Following Facebook’s June announcement for its commitment to support the Black Community, the company recently announced that it is dedicating $40 million to helping 10,000 U.S. Black-owned businesses, along with the creation of new ways to support these businesses on its platform.
“Earlier this summer, we committed an additional $100 million investment to support Black-owned businesses, creators and nonprofits in the US. Of that, we’re allocating $40 million in grants to support 10,000 Black-owned businesses in the US,” said Sheryl Sandberg, Facebook’s chief operating officer.
“Starting today, any majority Black-owned business with 50 or fewer employees can apply for a grant. We know every day counts, so we’re partnering with Accenture and the Association for Enterprise Opportunity (AEO) to get these grants to Black-owned businesses quickly.”
According to Facebook’s most recent Global State of Small Business report, cash flow remains one of the biggest challenges for businesses, with nearly half of U.S. small businesses expecting cash flow challenges in the next few months.
Weeks ago, Facebook also opened grant applications or Black creators – dedicating $25 million to support the next generation of Black voices on Facebook and Instagram in the U.S.
The program will provide them with access to funding, education, development resources and local activities to help them grow their community and establish a business across our apps.
Facebook will also dedicate over $30 million towards Black non-profit organizations.
Additionally, Facebook is rolling out a new tool that helps amplify Black-owned businesses and make it easier for people to support Black and diverse entrepreneurs, small businesses and local shops that help keep our local economies going.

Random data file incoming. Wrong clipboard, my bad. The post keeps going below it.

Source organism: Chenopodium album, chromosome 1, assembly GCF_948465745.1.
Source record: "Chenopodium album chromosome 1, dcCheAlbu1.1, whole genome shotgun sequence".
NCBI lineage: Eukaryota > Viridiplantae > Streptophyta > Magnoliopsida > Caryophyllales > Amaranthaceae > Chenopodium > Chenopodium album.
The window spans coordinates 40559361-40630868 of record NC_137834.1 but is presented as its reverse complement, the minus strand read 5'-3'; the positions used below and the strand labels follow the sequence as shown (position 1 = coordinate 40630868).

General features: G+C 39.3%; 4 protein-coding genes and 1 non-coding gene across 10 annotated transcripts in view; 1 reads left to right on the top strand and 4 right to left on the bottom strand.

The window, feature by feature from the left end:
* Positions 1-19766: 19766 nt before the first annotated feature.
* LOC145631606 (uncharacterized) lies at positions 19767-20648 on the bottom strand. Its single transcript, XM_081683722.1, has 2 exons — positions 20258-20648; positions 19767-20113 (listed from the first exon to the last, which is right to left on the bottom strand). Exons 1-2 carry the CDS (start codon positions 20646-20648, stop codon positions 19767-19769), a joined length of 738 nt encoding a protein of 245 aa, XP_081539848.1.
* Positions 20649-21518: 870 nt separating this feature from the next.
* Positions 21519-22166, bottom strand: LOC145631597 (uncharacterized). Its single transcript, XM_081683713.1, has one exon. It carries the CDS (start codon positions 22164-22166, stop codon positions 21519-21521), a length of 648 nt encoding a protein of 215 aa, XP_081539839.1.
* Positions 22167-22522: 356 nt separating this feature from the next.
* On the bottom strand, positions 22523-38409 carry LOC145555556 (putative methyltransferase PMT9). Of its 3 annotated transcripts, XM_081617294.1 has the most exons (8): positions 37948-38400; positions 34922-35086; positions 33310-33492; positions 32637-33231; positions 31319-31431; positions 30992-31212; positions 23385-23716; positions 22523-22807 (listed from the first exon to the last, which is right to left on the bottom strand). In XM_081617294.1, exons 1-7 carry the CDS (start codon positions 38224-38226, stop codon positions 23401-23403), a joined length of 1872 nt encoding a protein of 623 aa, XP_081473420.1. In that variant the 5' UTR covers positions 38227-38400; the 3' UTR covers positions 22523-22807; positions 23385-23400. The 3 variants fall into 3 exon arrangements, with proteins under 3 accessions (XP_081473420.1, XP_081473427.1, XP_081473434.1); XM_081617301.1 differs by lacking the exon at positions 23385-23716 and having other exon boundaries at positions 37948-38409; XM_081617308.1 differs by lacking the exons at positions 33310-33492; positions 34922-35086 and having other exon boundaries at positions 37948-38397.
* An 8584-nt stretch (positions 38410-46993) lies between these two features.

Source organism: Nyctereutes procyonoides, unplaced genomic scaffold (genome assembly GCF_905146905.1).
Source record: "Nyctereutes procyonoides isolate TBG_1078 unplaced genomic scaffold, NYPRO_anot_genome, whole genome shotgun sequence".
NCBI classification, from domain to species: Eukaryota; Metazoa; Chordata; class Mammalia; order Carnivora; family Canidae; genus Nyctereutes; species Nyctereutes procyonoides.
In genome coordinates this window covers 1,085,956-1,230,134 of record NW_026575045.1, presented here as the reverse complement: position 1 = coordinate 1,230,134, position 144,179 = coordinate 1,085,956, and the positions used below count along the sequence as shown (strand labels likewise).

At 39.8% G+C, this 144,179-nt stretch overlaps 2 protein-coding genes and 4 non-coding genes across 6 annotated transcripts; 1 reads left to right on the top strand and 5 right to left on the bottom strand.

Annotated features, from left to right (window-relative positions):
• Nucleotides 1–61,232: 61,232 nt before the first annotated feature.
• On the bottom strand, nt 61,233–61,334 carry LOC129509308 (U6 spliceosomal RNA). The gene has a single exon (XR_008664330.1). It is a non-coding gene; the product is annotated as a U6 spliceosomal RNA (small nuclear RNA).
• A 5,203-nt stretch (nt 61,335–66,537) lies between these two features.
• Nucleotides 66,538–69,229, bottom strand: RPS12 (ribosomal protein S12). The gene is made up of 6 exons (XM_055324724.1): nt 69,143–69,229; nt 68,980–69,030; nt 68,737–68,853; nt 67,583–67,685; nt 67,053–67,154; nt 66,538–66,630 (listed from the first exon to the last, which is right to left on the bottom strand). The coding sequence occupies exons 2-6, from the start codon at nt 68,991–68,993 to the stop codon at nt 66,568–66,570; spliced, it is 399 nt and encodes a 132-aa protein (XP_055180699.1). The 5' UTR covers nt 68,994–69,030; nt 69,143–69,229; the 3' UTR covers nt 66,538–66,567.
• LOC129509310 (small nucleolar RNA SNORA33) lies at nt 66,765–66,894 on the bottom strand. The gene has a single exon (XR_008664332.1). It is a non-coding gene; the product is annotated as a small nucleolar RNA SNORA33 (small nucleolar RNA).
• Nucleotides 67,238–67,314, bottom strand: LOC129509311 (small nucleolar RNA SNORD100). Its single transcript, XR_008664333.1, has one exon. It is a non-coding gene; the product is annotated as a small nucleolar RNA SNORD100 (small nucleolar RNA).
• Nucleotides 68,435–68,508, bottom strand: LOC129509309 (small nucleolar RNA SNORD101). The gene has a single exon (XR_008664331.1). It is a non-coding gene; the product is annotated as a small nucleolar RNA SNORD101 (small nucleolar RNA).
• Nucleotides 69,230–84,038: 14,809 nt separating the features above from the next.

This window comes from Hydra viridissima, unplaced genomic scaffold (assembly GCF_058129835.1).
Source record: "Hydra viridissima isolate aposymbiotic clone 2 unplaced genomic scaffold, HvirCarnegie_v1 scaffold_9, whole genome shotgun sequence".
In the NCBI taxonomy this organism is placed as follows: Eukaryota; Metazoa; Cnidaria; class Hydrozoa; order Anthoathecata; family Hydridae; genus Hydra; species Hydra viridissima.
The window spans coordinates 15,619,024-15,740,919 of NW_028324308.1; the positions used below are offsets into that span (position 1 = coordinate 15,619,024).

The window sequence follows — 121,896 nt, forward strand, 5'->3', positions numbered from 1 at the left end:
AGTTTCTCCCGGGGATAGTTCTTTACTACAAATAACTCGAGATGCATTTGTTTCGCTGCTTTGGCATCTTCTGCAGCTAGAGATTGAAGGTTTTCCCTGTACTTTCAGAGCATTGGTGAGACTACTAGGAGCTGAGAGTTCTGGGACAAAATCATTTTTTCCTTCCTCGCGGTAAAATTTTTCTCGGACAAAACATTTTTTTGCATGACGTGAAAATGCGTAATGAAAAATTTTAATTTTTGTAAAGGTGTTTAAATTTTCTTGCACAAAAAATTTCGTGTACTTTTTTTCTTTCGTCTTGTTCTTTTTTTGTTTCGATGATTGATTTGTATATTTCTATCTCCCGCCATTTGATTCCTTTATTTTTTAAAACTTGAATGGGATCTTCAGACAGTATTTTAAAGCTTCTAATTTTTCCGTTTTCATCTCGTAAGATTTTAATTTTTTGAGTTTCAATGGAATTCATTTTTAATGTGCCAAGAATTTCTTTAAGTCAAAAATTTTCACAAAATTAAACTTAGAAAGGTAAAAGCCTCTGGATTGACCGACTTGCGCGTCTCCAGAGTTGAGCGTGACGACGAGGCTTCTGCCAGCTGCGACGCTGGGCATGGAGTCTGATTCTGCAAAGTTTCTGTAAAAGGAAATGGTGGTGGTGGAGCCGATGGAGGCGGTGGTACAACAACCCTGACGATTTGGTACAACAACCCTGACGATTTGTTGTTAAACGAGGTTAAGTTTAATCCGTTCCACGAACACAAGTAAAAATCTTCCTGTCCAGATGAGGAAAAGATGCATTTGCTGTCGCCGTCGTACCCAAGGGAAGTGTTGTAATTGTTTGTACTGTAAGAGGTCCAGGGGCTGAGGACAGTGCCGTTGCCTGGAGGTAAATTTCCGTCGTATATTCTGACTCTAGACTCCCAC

Black entrepreneurs, small businesses and local shops can now get discovered in a privacy-protected way on Facebook. We’re making it possible for people to identify their Page as a Black or minority-owned business on Facebook, so anyone who wants to support them can do so easily. Diverse business categories will be associated with business Pages, not people. The best way to find Black-owned businesses is in the Businesses Nearby tool, where you can browse offerings and click through to message them directly. Self-designation is completely voluntary – Page admins can choose to skip, edit or remove diverse-owned business information at any time,” Sandberg said.
The tool will help people navigate from the discovery surface pages of designated businesses, making it easier for people to discover, message, buy goods or order food through third-party apps from Black-owned businesses in their local communities, while also helping businesses gain more virtual foot traffic, as many have moved online to stay open.
Admins of Black-owned businesses on Facebook or Instagram can designate their businesses as Black-owned. Once a business has identified as Black-owned, Facebook will make it easier for people to discover and support these businesses.